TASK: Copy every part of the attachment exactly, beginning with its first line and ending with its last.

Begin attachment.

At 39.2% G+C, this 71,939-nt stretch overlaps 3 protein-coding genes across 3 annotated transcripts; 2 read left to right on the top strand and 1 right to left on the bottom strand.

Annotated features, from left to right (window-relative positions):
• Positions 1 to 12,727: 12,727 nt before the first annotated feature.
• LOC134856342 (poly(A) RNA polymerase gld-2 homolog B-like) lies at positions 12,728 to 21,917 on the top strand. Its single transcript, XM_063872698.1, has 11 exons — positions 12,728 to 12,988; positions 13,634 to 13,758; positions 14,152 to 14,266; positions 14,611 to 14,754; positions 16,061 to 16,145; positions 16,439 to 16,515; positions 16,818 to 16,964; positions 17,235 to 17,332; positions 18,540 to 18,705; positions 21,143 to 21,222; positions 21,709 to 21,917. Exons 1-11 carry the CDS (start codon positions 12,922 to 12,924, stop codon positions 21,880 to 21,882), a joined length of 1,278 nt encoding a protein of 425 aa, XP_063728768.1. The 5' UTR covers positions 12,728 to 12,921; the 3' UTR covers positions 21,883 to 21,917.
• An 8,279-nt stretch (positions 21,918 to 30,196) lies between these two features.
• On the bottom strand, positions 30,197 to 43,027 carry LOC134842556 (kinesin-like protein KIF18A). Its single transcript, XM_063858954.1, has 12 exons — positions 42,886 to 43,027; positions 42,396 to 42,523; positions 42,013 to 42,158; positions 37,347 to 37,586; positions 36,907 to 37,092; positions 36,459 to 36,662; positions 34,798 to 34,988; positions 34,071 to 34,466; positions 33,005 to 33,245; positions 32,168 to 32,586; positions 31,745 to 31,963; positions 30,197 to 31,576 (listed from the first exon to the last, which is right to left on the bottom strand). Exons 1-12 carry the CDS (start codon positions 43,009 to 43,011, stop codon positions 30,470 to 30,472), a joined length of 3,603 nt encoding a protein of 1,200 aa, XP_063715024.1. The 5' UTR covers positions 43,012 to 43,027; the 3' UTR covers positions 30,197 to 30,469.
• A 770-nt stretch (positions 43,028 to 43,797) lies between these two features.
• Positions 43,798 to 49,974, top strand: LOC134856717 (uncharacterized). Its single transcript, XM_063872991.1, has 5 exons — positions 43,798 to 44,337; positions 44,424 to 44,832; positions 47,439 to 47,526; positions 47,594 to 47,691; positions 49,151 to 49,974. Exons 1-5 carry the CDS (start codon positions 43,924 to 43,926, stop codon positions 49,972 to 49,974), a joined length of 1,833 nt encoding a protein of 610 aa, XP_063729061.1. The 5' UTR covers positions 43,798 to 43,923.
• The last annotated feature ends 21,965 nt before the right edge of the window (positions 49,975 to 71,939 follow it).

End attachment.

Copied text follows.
At 39.2% G+C, this 71,939-nt stretch overlaps 3 protein-coding genes across 3 annotated transcripts; 2 read left to right on the top strand and 1 right to left on the bottom strand.

Annotated features, from left to right (window-relative positions):
• Positions 1 to 12,727: 12,727 nt before the first annotated feature.
• LOC134856342 (poly(A) RNA polymerase gld-2 homolog B-like) lies at positions 12,728 to 21,917 on the top strand. Its single transcript, XM_063872698.1, has 11 exons — positions 12,728 to 12,988; positions 13,634 to 13,758; positions 14,152 to 14,266; positions 14,611 to 14,754; positions 16,061 to 16,145; positions 16,439 to 16,515; positions 16,818 to 16,964; positions 17,235 to 17,332; positions 18,540 to 18,705; positions 21,143 to 21,222; positions 21,709 to 21,917. Exons 1-11 carry the CDS (start codon positions 12,922 to 12,924, stop codon positions 21,880 to 21,882), a joined length of 1,278 nt encoding a protein of 425 aa, XP_063728768.1. The 5' UTR covers positions 12,728 to 12,921; the 3' UTR covers positions 21,883 to 21,917.
• An 8,279-nt stretch (positions 21,918 to 30,196) lies between these two features.
• On the bottom strand, positions 30,197 to 43,027 carry LOC134842556 (kinesin-like protein KIF18A). Its single transcript, XM_063858954.1, has 12 exons — positions 42,886 to 43,027; positions 42,396 to 42,523; positions 42,013 to 42,158; positions 37,347 to 37,586; positions 36,907 to 37,092; positions 36,459 to 36,662; positions 34,798 to 34,988; positions 34,071 to 34,466; positions 33,005 to 33,245; positions 32,168 to 32,586; positions 31,745 to 31,963; positions 30,197 to 31,576 (listed from the first exon to the last, which is right to left on the bottom strand). Exons 1-12 carry the CDS (start codon positions 43,009 to 43,011, stop codon positions 30,470 to 30,472), a joined length of 3,603 nt encoding a protein of 1,200 aa, XP_063715024.1. The 5' UTR covers positions 43,012 to 43,027; the 3' UTR covers positions 30,197 to 30,469.
• A 770-nt stretch (positions 43,028 to 43,797) lies between these two features.
• Positions 43,798 to 49,974, top strand: LOC134856717 (uncharacterized). Its single transcript, XM_063872991.1, has 5 exons — positions 43,798 to 44,337; positions 44,424 to 44,832; positions 47,439 to 47,526; positions 47,594 to 47,691; positions 49,151 to 49,974. Exons 1-5 carry the CDS (start codon positions 43,924 to 43,926, stop codon positions 49,972 to 49,974), a joined length of 1,833 nt encoding a protein of 610 aa, XP_063729061.1. The 5' UTR covers positions 43,798 to 43,923.
• The last annotated feature ends 21,965 nt before the right edge of the window (positions 49,975 to 71,939 follow it).